Don Somma of Bluffton has spent the better part of 67 years trying not to act like a chicken with his head cut off.
That's hard when you're a high school football coach resuscitating eight programs, running several businesses simultaneously, and trying to be a good husband and father.
"My biggest enemy in life was time," says Somma, whose new book, "Winning Jersey Style," tells why he has treated each day like a practice schedule, with every second planned.
He starts by telling the story of his grandfather. He "put his hard 50 in every week" as a boilermaker in central New Jersey, then relished 48 weekend hours with family, church and the Sons of Italy lodge.
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Every Saturday, Grandpop called the chickens in Italian, and one of them would become Sunday dinner. This made a big impression on young Don because the last one to come when called always got its neck wrung.
Somma won a scholarship to play defensive line for the University of South Carolina Gamecocks. Homesick and unhappy that he wasn't an instant star, Somma was about to go home when another stepping stone to success was laid in his path.
It came from a former all-Atlantic Coast Conference player at Carolina who was coaching the freshmen while going to law school. It was Jim Moss, now one of Beaufort County's leading attorneys. Moss told the kid: "Stop worrying. Stay eligible. Go to class and give your personal best every practice, every drill and you will get noticed."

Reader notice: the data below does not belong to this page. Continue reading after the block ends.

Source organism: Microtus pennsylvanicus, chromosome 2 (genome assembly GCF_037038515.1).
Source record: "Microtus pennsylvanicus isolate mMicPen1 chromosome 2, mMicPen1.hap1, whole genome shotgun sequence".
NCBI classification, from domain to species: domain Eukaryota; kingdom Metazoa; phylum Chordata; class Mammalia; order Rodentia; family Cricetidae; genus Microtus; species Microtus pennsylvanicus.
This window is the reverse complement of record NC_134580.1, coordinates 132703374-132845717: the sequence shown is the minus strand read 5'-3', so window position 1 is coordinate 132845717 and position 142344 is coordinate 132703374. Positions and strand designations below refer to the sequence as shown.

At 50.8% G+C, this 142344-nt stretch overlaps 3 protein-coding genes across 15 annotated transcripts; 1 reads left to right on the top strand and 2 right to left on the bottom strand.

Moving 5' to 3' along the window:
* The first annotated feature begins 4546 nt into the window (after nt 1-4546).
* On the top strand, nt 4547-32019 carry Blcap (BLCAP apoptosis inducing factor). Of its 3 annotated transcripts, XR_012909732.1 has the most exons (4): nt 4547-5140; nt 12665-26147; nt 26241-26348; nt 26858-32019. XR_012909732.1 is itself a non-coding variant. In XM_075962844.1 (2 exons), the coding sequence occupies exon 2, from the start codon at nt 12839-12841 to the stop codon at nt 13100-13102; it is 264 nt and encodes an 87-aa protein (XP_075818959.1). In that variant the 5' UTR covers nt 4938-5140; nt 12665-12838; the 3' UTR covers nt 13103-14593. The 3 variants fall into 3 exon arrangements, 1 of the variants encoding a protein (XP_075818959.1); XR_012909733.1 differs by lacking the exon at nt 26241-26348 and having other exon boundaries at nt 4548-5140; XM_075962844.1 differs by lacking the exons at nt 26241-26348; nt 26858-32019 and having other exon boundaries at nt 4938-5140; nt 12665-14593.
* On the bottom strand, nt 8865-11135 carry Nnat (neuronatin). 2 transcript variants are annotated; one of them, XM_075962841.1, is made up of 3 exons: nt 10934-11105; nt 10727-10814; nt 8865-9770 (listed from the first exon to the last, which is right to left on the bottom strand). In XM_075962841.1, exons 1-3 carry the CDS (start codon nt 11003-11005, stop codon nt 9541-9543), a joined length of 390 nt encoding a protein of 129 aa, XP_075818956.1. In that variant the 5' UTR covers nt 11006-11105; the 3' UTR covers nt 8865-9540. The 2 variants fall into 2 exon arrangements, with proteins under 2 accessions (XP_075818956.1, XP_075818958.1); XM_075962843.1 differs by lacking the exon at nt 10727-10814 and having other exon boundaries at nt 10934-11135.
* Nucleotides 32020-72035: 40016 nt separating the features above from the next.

Somma listened. He went on to become all-ACC and co-captain of the 1967 Gamecocks team.
When he became a coach, Somma called Moss' advice "competing against yourself." It's a competition not limited to Friday night: Be able to look yourself in the mirror knowing you did your best every time, every hour of every day. He adopted direct rewards, and direct punishment, which he learned from his father. "Those old-timers didn't count to three, if you know what I mean," he says.
But most of all, what Somma learned is that every team, individual and business needs a game plan that everyone buys into -- administrators, teachers, coaches, players and parents. "It's not rocket science," Somma says. "If everyone does those things, it's a beautiful journey."
He retired to Colleton River Plantation nine years ago -- a far cry from the inner-city football lights of Elizabeth and Irvington in New Jersey.
In the Lowcountry, Somma admires the teamwork he sees at the Marine Corps Recruit Depot Parris Island. "No one questions the game plan," he says. Proceeds from his book will benefit the Marine Corps Scholarship Foundation.
Proceeds also will benefit the Bluffton High School Bobcats, where Somma volunteers in several capacities for head football coach Ken Cribb. One duty is working with a middle school team under coach Keith Hamilton. Somma's grandson is on the team, but the team member to impress him the most was the water boy -- always working hard, doing his best, competing against himself, even when nobody noticed.
Somma says it brought him full circle, like watching his grandfather wring the neck of the lazy chicken.
"I learned from a young kid as an old man," he said.